Dolphins are so distantly related to humans that it's been 95 million years since we had even a remotely common ancestor. Yet when it comes to intelligence, social behavior and communications, some researchers say dolphins come as close to humans as our ape and monkey cousins.
In recent years, researchers have found that thought processes in animals aren't a matter of how closely related they are to humans. You don't have to be a primate to be smart.
Dolphin brains look nothing like human brains, Marino said. Yet, she says, "the more you learn about them, the more you realise that they do have the capacity and characteristics that we think of when we think of a person."
These mammals recognise themselves in the mirror and have a sense of social identity. They not only know who they are, but they also have a sense of who, where and what their groups are. They interact and comprehend the health and feelings of other dolphins so fast it as if they are online with each other, Marino said.
At the recent annual meeting of the American Association for the Advancement of Science (AAAS) in Vancouver, Canada, the world's biggest science conference it was said that dolphins should be treated as non-human "persons", with their rights to life and liberty respected. Experts in philosophy, conservation and animal behaviour wanted support for a Declaration of Rights for Cetaceans and believe dolphins and whales are sufficiently intelligent to justify the same ethical considerations as humans. Recognising their rights would mean an end to whaling and their captivity, or their use in entertainment.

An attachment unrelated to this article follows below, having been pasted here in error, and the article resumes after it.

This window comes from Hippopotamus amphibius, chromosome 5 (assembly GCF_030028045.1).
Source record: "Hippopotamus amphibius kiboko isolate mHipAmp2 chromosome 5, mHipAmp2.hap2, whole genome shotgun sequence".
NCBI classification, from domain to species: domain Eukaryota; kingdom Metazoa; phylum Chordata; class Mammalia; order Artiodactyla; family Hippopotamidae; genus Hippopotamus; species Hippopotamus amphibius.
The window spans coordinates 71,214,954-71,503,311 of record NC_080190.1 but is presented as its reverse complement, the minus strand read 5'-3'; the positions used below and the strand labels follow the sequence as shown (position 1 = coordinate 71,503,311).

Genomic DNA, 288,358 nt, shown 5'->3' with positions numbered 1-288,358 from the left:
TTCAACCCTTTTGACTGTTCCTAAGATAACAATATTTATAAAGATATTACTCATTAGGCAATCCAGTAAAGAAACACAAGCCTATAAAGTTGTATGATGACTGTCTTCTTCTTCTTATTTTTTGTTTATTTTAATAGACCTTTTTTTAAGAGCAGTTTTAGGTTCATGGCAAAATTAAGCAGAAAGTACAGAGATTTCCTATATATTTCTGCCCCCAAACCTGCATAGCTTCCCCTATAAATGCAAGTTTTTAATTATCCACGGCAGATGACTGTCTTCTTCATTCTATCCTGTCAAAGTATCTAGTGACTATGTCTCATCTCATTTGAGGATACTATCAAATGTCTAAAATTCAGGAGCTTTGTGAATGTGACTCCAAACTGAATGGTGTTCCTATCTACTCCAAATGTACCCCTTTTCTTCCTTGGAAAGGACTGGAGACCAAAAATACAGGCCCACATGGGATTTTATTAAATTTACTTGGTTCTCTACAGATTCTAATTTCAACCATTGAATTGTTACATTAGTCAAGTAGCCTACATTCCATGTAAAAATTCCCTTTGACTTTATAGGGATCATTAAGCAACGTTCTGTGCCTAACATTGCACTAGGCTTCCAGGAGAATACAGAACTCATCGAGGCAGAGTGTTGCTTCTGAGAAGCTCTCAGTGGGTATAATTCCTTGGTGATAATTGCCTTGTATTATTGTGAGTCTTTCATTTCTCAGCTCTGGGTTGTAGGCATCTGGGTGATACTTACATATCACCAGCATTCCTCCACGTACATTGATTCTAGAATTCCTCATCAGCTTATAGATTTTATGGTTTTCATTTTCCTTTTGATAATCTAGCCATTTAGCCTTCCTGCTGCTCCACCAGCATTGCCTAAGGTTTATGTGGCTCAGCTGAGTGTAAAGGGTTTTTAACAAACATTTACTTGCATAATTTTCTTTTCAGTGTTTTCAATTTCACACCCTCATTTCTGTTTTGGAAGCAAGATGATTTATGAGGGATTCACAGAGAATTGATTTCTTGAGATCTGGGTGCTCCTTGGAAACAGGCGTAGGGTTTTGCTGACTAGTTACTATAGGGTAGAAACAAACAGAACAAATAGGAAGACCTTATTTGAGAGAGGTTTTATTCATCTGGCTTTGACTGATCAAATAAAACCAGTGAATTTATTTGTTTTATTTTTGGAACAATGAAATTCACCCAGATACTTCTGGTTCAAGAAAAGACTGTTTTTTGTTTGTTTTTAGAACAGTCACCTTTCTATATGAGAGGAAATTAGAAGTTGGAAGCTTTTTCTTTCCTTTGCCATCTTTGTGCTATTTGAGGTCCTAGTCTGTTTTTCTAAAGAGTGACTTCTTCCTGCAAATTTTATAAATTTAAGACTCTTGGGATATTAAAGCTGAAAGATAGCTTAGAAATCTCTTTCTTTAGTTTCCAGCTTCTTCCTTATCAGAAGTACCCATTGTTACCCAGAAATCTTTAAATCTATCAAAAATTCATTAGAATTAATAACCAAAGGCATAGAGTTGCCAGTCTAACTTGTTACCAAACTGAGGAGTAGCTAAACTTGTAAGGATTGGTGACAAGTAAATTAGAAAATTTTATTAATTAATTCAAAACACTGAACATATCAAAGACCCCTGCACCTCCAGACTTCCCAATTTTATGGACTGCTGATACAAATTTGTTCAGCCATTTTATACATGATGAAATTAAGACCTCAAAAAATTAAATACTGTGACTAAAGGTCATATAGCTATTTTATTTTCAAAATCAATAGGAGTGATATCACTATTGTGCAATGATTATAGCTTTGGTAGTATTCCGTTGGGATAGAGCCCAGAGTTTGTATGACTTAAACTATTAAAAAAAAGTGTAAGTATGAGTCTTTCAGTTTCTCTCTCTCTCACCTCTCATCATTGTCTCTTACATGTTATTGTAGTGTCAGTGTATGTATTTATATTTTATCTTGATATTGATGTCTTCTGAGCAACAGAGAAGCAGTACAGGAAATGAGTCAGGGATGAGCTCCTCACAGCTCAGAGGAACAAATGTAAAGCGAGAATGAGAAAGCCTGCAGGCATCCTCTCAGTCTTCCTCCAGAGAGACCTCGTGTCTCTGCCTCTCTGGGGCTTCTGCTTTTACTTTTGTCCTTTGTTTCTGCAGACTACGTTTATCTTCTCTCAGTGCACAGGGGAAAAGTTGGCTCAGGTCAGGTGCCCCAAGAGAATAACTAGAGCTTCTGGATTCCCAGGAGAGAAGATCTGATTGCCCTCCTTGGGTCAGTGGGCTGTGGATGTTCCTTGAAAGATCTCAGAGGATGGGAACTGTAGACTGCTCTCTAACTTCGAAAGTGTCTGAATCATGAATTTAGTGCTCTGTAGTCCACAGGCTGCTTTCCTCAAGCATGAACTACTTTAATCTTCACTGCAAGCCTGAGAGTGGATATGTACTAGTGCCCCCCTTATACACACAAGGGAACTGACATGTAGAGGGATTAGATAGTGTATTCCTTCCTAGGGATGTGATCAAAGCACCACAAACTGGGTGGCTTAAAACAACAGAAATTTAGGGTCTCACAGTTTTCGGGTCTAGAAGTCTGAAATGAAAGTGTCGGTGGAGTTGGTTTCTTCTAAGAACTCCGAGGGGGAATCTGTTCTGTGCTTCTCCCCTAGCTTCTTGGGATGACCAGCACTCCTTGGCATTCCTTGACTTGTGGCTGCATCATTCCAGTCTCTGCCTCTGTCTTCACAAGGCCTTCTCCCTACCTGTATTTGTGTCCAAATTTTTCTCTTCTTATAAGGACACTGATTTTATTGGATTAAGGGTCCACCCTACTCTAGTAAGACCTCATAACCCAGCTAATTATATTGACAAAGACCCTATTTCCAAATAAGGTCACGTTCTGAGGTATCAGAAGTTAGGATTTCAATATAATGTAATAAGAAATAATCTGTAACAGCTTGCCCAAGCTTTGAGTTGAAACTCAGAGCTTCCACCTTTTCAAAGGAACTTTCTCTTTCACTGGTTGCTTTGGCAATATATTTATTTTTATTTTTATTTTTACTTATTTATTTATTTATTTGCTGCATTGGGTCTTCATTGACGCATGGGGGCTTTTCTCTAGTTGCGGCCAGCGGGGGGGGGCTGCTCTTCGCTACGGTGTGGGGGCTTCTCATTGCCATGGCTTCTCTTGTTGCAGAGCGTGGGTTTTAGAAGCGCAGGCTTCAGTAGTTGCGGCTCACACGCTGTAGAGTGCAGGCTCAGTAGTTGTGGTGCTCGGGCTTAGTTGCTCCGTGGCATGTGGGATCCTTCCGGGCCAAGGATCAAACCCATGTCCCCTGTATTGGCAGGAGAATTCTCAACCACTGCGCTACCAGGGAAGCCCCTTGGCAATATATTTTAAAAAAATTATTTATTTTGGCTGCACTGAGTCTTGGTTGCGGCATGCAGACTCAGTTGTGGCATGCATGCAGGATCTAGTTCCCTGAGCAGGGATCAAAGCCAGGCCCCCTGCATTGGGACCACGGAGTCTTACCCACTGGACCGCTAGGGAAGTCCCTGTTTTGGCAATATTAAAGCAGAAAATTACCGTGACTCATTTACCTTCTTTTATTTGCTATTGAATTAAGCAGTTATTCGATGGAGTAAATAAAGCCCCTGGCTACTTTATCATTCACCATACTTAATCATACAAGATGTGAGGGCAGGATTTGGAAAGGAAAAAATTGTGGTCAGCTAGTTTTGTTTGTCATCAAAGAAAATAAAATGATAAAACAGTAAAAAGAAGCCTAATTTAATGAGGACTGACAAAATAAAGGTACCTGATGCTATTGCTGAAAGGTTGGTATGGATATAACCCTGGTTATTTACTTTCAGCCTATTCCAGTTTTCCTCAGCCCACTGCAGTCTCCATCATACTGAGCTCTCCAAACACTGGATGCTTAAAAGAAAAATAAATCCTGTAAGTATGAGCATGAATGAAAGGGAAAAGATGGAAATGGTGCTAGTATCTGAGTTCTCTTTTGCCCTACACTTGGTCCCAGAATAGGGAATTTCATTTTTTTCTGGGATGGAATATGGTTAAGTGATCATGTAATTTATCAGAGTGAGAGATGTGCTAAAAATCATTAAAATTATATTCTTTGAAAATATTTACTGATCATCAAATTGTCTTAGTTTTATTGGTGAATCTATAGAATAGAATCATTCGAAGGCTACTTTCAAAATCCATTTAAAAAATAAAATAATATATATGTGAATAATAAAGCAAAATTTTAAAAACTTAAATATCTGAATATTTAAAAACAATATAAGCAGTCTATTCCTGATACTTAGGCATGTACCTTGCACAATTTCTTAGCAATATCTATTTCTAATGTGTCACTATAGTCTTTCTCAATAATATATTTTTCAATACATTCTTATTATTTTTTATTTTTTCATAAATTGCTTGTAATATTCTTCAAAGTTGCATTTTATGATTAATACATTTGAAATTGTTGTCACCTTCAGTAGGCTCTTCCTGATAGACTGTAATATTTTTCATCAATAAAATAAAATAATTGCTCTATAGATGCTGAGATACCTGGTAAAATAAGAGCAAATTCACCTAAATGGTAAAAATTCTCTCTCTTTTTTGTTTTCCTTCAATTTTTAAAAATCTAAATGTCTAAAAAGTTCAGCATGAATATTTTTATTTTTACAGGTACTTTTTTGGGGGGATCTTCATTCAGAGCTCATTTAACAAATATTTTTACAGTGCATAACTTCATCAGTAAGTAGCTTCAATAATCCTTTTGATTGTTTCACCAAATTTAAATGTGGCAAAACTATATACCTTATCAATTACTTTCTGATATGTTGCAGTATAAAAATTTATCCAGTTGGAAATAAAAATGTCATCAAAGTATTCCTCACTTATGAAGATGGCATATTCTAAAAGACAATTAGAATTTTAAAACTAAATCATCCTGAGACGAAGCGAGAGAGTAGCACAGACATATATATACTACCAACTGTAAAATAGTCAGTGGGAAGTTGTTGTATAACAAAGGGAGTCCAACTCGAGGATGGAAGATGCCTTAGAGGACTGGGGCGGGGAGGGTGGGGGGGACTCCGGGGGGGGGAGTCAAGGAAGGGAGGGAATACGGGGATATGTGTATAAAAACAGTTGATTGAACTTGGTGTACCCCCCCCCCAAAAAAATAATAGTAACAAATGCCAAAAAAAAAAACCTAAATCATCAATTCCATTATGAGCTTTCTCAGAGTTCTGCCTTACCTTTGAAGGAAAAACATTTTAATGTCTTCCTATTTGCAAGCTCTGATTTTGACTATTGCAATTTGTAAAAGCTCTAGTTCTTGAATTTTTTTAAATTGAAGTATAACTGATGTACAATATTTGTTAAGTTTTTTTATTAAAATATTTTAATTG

Animal intelligence "is not a linear thing," said Duke University researcher Brian Hare, who studies bonobos, which are one of man's closest relatives, and dogs, which are not.
"Think of it like a toolbox," he said. "Some species have an amazing hammer. Some species have an amazing screwdriver."
For dogs, a primary tool is their obsessive observation of humans and ability to understand human communication, Hare said. For example, dogs follow human pointing so well that they understand it whether it's done with a hand or a foot; chimps don't, said Hare, whose upcoming book is called "The Genius of Dogs."
Then there are elephants.
They empathise, they help each other, they work together. In a classic cooperation game, in which animals only get food if two animals pull opposite ends of a rope at the same time, elephants learned to do that much quicker than chimps, said researcher Josh Plotnik, head of elephant research at the Golden Triangle Asian Elephant Foundation in Thailand.
They do even better than monkeys at empathy and rescue, said Plotnik. In the wild, he has seen elephants stop and work together to rescue another elephant that fell in a pit.
"There is something in the environment, in the evolution of this species that is unique," he says.